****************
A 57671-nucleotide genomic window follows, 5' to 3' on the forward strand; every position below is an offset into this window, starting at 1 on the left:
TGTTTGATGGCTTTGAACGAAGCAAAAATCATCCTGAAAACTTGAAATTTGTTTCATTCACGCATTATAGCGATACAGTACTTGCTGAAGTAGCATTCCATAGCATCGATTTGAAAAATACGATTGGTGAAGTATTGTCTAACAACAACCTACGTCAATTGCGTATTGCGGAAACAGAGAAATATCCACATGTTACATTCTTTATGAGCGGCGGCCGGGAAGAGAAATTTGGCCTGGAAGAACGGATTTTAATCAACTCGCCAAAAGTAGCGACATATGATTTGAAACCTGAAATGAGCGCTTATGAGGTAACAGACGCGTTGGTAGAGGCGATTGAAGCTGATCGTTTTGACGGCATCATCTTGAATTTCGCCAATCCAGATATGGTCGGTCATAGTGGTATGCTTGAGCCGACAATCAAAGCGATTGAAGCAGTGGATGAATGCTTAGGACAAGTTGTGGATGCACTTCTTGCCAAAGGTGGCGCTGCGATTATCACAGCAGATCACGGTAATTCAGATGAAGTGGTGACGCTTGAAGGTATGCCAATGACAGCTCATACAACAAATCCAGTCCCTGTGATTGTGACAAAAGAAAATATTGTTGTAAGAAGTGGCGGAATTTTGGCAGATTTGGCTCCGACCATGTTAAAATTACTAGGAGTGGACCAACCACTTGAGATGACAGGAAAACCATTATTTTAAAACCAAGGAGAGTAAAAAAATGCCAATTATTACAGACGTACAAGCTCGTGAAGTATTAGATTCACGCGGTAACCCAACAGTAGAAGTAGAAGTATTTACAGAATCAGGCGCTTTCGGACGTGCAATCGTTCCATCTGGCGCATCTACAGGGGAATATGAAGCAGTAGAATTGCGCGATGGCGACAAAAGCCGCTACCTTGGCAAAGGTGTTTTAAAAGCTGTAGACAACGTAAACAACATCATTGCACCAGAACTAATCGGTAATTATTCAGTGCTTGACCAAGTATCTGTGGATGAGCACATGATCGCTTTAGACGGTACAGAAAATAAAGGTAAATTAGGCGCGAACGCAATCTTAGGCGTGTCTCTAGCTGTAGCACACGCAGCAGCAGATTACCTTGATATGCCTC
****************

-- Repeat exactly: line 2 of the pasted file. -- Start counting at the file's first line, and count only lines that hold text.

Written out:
TGTTTGATGGCTTTGAACGAAGCAAAAATCATCCTGAAAACTTGAAATTTGTTTCATTCACGCATTATAGCGATACAGTACTTGCTGAAGTAGCATTCCATAGCATCGATTTGAAAAATACGATTGGTGAAGTATTGTCTAACAACAACCTACGTCAATTGCGTATTGCGGAAACAGAGAAATATCCACATGTTACATTCTTTATGAGCGGCGGCCGGGAAGAGAAATTTGGCCTGGAAGAACGGATTTTAATCAACTCGCCAAAAGTAGCGACATATGATTTGAAACCTGAAATGAGCGCTTATGAGGTAACAGACGCGTTGGTAGAGGCGATTGAAGCTGATCGTTTTGACGGCATCATCTTGAATTTCGCCAATCCAGATATGGTCGGTCATAGTGGTATGCTTGAGCCGACAATCAAAGCGATTGAAGCAGTGGATGAATGCTTAGGACAAGTTGTGGATGCACTTCTTGCCAAAGGTGGCGCTGCGATTATCACAGCAGATCACGGTAATTCAGATGAAGTGGTGACGCTTGAAGGTATGCCAATGACAGCTCATACAACAAATCCAGTCCCTGTGATTGTGACAAAAGAAAATATTGTTGTAAGAAGTGGCGGAATTTTGGCAGATTTGGCTCCGACCATGTTAAAATTACTAGGAGTGGACCAACCACTTGAGATGACAGGAAAACCATTATTTTAAAACCAAGGAGAGTAAAAAAATGCCAATTATTACAGACGTACAAGCTCGTGAAGTATTAGATTCACGCGGTAACCCAACAGTAGAAGTAGAAGTATTTACAGAATCAGGCGCTTTCGGACGTGCAATCGTTCCATCTGGCGCATCTACAGGGGAATATGAAGCAGTAGAATTGCGCGATGGCGACAAAAGCCGCTACCTTGGCAAAGGTGTTTTAAAAGCTGTAGACAACGTAAACAACATCATTGCACCAGAACTAATCGGTAATTATTCAGTGCTTGACCAAGTATCTGTGGATGAGCACATGATCGCTTTAGACGGTACAGAAAATAAAGGTAAATTAGGCGCGAACGCAATCTTAGGCGTGTCTCTAGCTGTAGCACACGCAGCAGCAGATTACCTTGATATGCCTC